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Publication numberUS7926369 B2
Publication typeGrant
Application numberUS 11/472,263
Publication dateApr 19, 2011
Filing dateJun 21, 2006
Priority dateJun 22, 2005
Also published asCN1885091A, CN100395580C, US20070025659
Publication number11472263, 472263, US 7926369 B2, US 7926369B2, US-B2-7926369, US7926369 B2, US7926369B2
InventorsMitsuhiro Yoda
Original AssigneeSeiko Epson Corporation
Export CitationBiBTeX, EndNote, RefMan
External Links: USPTO, USPTO Assignment, Espacenet
Actuator
US 7926369 B2
Abstract
The actuator has a movable mass portion and a pair of drive mechanisms for driving the movable mass portion. Each of the pair of drive mechanisms includes a drive mass portion, a support portion for supporting the drive mass portion, a first elastic connecting portion interconnecting the drive mass portion and the support portion so as to allow the drive mass portion to be pivoted about a pivotal axis with respect to the support portion, and a second elastic connecting portion interconnecting the drive mass portion and the movable mass portion so as to allow the movable mass portion to be pivoted about a pivotal axis with respect to the drive mass portion. The first elastic connecting portion includes a pair of bending bars opposed to each other with interposing the pivotal axis of the drive mass portion therebetween. The first elastic connecting portion includes a pair of piezoelectric elements jointed respectively onto the pair of bending bars so as to bend the pair of bending bars in opposite directions to cause pivotal movement to the drive mass portion. The pivotal movement of the drive mass portion causes torsional deformation to the second elastic connecting portion so as to pivot the movable mass portion.
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Claims(17)
1. An actuator comprising:
a movable mass portion; and
a pair of drive mechanisms for driving the movable mass portion, each of the pair of drive mechanisms including:
(i) a drive mass portion,
(ii) a support portion for supporting the drive mass portion,
(iii) a first elastic connecting portion interconnecting the drive mass portion and the support portion so as to allow the drive mass portion to be pivoted about a pivotal axis with respect to the support portion, and
(iv) a second elastic connecting portion interconnecting the drive mass portion and the movable mass portion so as to allow the movable mass portion to be pivoted about the pivotal axis with respect to the drive mass portion, the first elastic connecting portion including:
(a) a pair of bending bars opposed to each other with the pivotal axis of the drive mass portion interposed therebetween, each of the pair of bending bars having a first connecting portion connected to the drive mass portion and a second connecting portion connected to the support portion, and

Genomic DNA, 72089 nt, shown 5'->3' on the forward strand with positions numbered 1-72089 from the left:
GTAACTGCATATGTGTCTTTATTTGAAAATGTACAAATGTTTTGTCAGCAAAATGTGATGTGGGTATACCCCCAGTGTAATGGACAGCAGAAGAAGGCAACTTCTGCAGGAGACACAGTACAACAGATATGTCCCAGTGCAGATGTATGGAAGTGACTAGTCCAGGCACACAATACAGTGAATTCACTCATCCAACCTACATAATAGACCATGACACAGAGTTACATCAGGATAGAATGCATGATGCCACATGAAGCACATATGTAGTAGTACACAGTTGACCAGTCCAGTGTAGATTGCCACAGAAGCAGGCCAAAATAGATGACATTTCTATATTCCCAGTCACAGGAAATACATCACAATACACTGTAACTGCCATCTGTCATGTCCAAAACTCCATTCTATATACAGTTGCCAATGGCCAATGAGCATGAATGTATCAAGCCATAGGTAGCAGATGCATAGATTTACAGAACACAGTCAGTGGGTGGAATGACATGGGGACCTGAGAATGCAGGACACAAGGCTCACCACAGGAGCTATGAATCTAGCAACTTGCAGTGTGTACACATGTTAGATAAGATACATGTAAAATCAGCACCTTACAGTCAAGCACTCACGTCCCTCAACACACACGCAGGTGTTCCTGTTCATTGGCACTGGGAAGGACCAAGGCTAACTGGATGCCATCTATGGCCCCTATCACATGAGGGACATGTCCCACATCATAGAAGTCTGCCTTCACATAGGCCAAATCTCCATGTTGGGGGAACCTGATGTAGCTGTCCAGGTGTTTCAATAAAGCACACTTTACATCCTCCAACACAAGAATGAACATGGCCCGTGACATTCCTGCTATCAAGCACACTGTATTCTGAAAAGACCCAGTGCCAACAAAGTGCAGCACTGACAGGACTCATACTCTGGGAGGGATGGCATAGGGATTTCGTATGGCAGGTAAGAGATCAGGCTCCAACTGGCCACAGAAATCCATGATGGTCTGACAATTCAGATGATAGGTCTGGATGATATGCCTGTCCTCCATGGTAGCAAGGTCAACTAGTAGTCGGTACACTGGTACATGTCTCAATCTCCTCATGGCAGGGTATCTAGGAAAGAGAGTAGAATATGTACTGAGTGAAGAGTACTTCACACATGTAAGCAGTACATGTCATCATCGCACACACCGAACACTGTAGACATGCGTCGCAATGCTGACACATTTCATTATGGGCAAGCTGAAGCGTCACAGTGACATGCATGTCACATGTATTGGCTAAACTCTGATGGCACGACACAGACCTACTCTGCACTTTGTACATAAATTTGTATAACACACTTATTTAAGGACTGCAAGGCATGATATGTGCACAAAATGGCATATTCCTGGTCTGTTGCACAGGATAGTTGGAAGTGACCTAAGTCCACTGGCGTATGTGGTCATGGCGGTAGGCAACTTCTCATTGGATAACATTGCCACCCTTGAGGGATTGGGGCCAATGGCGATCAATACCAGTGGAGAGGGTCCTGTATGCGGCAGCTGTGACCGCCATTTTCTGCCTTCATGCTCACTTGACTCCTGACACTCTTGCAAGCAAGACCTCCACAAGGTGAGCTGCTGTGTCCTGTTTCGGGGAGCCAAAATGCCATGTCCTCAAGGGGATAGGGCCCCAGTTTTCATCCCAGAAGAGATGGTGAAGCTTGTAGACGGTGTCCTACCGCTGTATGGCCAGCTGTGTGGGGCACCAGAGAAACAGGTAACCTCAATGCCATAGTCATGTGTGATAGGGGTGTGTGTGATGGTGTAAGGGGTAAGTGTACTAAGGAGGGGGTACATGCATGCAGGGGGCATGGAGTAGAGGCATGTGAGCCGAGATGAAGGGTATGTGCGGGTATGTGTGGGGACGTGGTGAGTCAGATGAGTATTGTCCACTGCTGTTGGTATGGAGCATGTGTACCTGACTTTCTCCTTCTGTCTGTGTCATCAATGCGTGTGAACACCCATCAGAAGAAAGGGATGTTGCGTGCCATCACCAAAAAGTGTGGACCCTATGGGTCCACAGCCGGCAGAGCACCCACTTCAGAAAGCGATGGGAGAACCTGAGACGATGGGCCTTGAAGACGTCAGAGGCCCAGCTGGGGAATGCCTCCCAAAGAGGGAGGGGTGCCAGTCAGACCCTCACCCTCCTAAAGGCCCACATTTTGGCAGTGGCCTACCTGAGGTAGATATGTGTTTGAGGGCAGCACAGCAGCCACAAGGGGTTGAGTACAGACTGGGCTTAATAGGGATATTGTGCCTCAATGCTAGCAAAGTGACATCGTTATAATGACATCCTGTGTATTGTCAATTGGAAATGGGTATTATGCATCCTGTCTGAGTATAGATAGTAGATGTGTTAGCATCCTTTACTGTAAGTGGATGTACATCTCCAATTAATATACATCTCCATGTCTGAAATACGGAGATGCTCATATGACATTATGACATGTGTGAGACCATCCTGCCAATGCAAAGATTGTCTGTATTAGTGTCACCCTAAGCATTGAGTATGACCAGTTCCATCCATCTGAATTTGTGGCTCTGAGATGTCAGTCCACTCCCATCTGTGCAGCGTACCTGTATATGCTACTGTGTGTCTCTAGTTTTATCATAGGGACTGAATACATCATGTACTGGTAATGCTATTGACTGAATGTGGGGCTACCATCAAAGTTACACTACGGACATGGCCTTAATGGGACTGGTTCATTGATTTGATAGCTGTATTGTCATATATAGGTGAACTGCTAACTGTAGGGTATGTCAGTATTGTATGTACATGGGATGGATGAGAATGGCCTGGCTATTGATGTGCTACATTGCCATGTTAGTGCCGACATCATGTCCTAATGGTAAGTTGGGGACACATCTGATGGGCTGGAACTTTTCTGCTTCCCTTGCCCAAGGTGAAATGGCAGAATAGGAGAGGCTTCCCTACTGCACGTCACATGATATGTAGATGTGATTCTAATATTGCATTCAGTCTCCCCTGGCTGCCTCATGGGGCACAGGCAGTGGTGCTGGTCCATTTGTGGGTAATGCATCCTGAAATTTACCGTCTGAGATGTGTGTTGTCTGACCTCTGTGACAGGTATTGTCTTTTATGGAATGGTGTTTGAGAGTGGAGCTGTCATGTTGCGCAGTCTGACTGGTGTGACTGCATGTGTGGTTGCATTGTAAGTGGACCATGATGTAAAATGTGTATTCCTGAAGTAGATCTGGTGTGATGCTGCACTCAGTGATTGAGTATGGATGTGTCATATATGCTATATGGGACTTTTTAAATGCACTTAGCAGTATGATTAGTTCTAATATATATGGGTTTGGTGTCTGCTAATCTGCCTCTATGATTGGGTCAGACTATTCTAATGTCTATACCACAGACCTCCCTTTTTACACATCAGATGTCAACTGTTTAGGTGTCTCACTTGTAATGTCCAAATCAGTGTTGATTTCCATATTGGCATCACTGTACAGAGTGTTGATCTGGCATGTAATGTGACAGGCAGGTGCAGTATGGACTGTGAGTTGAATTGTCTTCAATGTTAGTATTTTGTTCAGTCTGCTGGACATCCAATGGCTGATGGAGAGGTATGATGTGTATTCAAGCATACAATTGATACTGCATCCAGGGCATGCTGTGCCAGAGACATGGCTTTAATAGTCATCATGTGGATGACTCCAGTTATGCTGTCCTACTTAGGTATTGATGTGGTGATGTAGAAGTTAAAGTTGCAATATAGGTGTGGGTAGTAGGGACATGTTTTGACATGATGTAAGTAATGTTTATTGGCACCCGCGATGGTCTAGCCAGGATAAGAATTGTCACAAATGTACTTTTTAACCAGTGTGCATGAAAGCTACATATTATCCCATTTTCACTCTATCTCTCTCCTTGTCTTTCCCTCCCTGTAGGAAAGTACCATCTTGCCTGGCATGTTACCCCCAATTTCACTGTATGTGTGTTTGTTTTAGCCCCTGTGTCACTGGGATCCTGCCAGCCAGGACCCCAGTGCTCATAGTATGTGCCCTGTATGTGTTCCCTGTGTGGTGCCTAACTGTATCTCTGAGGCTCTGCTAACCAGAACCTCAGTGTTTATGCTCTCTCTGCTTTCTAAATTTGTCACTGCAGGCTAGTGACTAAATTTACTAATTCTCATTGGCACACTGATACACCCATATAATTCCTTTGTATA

(b) a pair of piezoelectric elements joined respectively onto the pair of bending bars so as to bend the pair of bending bars in opposite directions to cause pivotal movement to the drive mass portion, the pivotal movement of the drive mass portion causing torsional deformation to the second elastic connecting portion so as to pivot the movable mass portion thereby providing a two-degree-of-freedom vibration system
wherein each of the drive mass portion and the movable mass portion is in the form of a quadrangular in a plan view thereof and has a pair of sides which are arranged parallel to the pivotal axis and symmetrically with the pivotal axis interposed therebetween, and
wherein the first connecting portion of each of the bending bars is connected to the drive mass portion at a position between the pivotal axis and one of the sides of the drive mass portion.
2. The actuator as recited in claim 1, wherein each of the pair of piezoelectric elements includes:
a piezoelectric layer mainly made of a piezoelectric material, and
a pair of electrodes holding the piezoelectric layer therebetween, one of the pair of electrodes being joined to the bending bar.
3. The actuator as recited in claim 1, wherein each of the pair of piezoelectric elements extends in a longitudinal direction of the bending bar and is capable of expansion and contraction in the longitudinal direction of the bending bar to bend the bending bar.
4. The actuator as recited in claim 1, wherein each of the pair of piezoelectric elements is provided on at least one surface of the bending bar in a direction perpendicular to a longitudinal direction of the bending bar and perpendicular to a direction in which the pair of bending bars are opposed.
5. The actuator as recited in claim 1, wherein each of the pair of piezoelectric elements is provided on both surfaces of the bending bar in a direction perpendicular to a longitudinal direction of the bending bar and perpendicular to a direction in which the pair of bending bars are opposed.
6. The actuator as recited in claim 1, wherein the pair of piezoelectric elements are arranged symmetrically with respect to the pivotal axis of the drive mass portion.
7. The actuator as recited in claim 1, wherein each of the pair of drive mechanisms is configured to maintain a relationship of A<B where A represents an interval between the first connecting portion of a first of the pair of bending bars and the first connecting portion of a second of the pair of bending bars, and B represents an interval between the second connecting portion of the first of the pair of bending bars and the second connecting portion of the second of the pair of bending bars.